Participation in high-impact sports or activities significantly increases wear and decreases the survivorship of hip replacements, according to researchers. Football, skiing, tennis, jogging, soccer, and martial arts are examples of high-impact activities. It is not uncommon for orthopedic surgeons to warn patients about high-impact activity but there have not been many studies that actually evaluated the effect on artificial joints.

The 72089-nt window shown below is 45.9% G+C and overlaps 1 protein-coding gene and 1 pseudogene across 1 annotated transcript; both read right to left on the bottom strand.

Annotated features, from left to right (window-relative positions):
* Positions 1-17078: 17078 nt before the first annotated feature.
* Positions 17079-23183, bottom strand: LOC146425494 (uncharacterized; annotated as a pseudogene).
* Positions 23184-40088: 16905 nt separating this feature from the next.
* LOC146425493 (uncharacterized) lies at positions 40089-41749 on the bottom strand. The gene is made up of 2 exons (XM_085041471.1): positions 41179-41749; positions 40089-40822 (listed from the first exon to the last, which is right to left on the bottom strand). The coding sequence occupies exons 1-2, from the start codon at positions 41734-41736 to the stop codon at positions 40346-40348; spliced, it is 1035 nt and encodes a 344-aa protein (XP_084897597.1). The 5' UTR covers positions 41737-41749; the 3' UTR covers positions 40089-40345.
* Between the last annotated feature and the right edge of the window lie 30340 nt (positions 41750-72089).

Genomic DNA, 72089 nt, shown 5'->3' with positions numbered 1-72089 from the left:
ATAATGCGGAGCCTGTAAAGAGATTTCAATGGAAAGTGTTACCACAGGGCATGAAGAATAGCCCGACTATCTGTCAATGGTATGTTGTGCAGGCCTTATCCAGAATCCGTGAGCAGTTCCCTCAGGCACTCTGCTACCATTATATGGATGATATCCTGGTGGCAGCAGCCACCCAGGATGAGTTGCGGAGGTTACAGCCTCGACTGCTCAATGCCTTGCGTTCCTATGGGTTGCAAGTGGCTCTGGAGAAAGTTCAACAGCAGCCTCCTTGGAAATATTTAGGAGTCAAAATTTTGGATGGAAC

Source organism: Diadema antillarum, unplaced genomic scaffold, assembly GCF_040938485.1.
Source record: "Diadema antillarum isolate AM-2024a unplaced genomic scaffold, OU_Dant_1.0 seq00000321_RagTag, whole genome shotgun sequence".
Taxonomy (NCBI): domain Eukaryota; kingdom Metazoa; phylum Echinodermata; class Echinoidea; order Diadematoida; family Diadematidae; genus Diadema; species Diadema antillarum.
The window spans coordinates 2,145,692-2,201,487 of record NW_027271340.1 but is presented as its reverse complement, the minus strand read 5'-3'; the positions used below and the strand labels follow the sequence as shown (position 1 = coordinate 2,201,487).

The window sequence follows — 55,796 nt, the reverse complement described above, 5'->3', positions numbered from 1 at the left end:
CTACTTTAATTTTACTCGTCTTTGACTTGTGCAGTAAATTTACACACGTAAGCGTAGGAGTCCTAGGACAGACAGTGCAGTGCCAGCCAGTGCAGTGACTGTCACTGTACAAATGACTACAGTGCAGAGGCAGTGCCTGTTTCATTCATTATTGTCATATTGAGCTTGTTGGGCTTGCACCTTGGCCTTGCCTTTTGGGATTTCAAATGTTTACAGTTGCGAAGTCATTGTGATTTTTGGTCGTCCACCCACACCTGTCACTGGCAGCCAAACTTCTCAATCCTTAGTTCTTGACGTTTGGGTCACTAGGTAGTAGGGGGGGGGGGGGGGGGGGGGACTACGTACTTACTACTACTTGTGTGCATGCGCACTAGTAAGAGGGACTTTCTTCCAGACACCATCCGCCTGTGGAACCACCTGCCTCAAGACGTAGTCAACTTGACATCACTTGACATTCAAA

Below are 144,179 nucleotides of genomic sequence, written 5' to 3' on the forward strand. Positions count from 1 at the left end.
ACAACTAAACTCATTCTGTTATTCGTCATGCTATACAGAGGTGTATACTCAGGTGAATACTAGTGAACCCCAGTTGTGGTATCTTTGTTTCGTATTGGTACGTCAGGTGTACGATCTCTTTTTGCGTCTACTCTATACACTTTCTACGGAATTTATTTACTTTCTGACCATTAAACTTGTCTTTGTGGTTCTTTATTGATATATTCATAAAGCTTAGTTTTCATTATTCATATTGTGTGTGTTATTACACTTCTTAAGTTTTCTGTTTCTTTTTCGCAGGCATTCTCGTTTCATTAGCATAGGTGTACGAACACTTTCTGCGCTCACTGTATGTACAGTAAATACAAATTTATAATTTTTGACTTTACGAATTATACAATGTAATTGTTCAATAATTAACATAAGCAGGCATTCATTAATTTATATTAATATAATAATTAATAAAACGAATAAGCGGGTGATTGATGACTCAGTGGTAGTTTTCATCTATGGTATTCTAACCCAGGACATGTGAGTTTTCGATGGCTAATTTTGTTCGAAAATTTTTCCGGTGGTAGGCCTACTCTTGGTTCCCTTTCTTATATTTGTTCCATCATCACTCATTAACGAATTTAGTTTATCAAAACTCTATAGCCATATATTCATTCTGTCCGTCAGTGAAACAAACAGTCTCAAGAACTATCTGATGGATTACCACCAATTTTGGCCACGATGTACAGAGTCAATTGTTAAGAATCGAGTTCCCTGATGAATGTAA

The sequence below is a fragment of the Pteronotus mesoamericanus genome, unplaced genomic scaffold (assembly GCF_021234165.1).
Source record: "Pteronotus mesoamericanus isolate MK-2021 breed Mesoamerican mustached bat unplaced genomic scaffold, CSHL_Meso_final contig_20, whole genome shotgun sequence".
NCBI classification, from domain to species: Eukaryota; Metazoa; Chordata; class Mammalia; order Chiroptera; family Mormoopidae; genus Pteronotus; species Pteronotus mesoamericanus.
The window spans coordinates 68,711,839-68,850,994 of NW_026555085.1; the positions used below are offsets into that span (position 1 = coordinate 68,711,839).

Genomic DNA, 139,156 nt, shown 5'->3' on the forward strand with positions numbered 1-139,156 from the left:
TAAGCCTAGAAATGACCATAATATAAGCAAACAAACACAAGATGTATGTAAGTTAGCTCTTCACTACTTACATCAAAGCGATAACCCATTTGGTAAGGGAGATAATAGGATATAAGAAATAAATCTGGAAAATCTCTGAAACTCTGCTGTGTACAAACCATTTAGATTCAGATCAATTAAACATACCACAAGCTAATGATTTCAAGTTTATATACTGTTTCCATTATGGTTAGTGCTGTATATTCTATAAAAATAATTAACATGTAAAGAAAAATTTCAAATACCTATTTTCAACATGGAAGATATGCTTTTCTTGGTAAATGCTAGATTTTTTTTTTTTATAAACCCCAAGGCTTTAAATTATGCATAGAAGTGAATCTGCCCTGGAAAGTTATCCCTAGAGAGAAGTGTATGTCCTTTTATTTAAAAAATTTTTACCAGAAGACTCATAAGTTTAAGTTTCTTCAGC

According to the study results published in the journal Clinical Orthopaedics and Related Research, a team of French researchers compared the function, wear rates, and survivorship of hip implants in 70 patients who participated in high-impact sports and 140 patients who participated in low-impact activities. They assessed the need for revision related to mechanical failure and loosening of the hip prostheses. The assessments were made at least 11 years after the hips were surgically implanted. Patients also completed questionnaires about their sports participation and quality of life. Those participating in high-impact sports reportedly had better function and quality of life than patients participating in low-impact activities. However, at 15-years followup, survivorship of hip implants was 80% for high-impact participants compared to about 94% for the low-impact participants. Patients and doctors need to be aware of the risk of high-impact activity on implant survivorship.
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